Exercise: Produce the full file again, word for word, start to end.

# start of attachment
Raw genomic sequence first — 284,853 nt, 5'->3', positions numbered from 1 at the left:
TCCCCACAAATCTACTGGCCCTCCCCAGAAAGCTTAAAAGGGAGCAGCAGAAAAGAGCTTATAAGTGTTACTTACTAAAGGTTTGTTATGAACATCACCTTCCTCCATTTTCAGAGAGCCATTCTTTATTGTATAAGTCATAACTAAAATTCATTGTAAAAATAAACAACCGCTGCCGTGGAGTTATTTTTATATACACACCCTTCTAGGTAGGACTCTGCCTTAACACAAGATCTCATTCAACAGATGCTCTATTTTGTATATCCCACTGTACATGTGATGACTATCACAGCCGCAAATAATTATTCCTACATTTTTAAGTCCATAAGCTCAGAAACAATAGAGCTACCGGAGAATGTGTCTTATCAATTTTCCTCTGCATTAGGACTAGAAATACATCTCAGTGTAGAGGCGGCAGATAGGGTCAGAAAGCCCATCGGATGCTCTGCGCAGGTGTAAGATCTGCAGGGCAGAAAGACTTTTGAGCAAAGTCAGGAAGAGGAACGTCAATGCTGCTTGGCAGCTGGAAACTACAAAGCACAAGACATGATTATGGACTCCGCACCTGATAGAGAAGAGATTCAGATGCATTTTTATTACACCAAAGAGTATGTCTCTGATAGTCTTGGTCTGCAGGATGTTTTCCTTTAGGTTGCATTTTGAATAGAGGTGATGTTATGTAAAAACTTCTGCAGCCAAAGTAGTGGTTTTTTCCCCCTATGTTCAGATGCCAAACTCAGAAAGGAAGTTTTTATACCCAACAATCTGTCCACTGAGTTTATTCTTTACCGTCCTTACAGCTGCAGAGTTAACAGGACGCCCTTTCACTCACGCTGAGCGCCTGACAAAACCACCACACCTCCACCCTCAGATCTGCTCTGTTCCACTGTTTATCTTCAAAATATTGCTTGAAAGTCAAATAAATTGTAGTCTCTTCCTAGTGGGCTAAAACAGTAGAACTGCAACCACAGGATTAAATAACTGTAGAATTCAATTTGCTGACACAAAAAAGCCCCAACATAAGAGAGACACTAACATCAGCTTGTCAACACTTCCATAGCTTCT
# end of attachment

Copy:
Raw genomic sequence first — 284,853 nt, 5'->3', positions numbered from 1 at the left:
TCCCCACAAATCTACTGGCCCTCCCCAGAAAGCTTAAAAGGGAGCAGCAGAAAAGAGCTTATAAGTGTTACTTACTAAAGGTTTGTTATGAACATCACCTTCCTCCATTTTCAGAGAGCCATTCTTTATTGTATAAGTCATAACTAAAATTCATTGTAAAAATAAACAACCGCTGCCGTGGAGTTATTTTTATATACACACCCTTCTAGGTAGGACTCTGCCTTAACACAAGATCTCATTCAACAGATGCTCTATTTTGTATATCCCACTGTACATGTGATGACTATCACAGCCGCAAATAATTATTCCTACATTTTTAAGTCCATAAGCTCAGAAACAATAGAGCTACCGGAGAATGTGTCTTATCAATTTTCCTCTGCATTAGGACTAGAAATACATCTCAGTGTAGAGGCGGCAGATAGGGTCAGAAAGCCCATCGGATGCTCTGCGCAGGTGTAAGATCTGCAGGGCAGAAAGACTTTTGAGCAAAGTCAGGAAGAGGAACGTCAATGCTGCTTGGCAGCTGGAAACTACAAAGCACAAGACATGATTATGGACTCCGCACCTGATAGAGAAGAGATTCAGATGCATTTTTATTACACCAAAGAGTATGTCTCTGATAGTCTTGGTCTGCAGGATGTTTTCCTTTAGGTTGCATTTTGAATAGAGGTGATGTTATGTAAAAACTTCTGCAGCCAAAGTAGTGGTTTTTTCCCCCTATGTTCAGATGCCAAACTCAGAAAGGAAGTTTTTATACCCAACAATCTGTCCACTGAGTTTATTCTTTACCGTCCTTACAGCTGCAGAGTTAACAGGACGCCCTTTCACTCACGCTGAGCGCCTGACAAAACCACCACACCTCCACCCTCAGATCTGCTCTGTTCCACTGTTTATCTTCAAAATATTGCTTGAAAGTCAAATAAATTGTAGTCTCTTCCTAGTGGGCTAAAACAGTAGAACTGCAACCACAGGATTAAATAACTGTAGAATTCAATTTGCTGACACAAAAAAGCCCCAACATAAGAGAGACACTAACATCAGCTTGTCAACACTTCCATAGCTTCT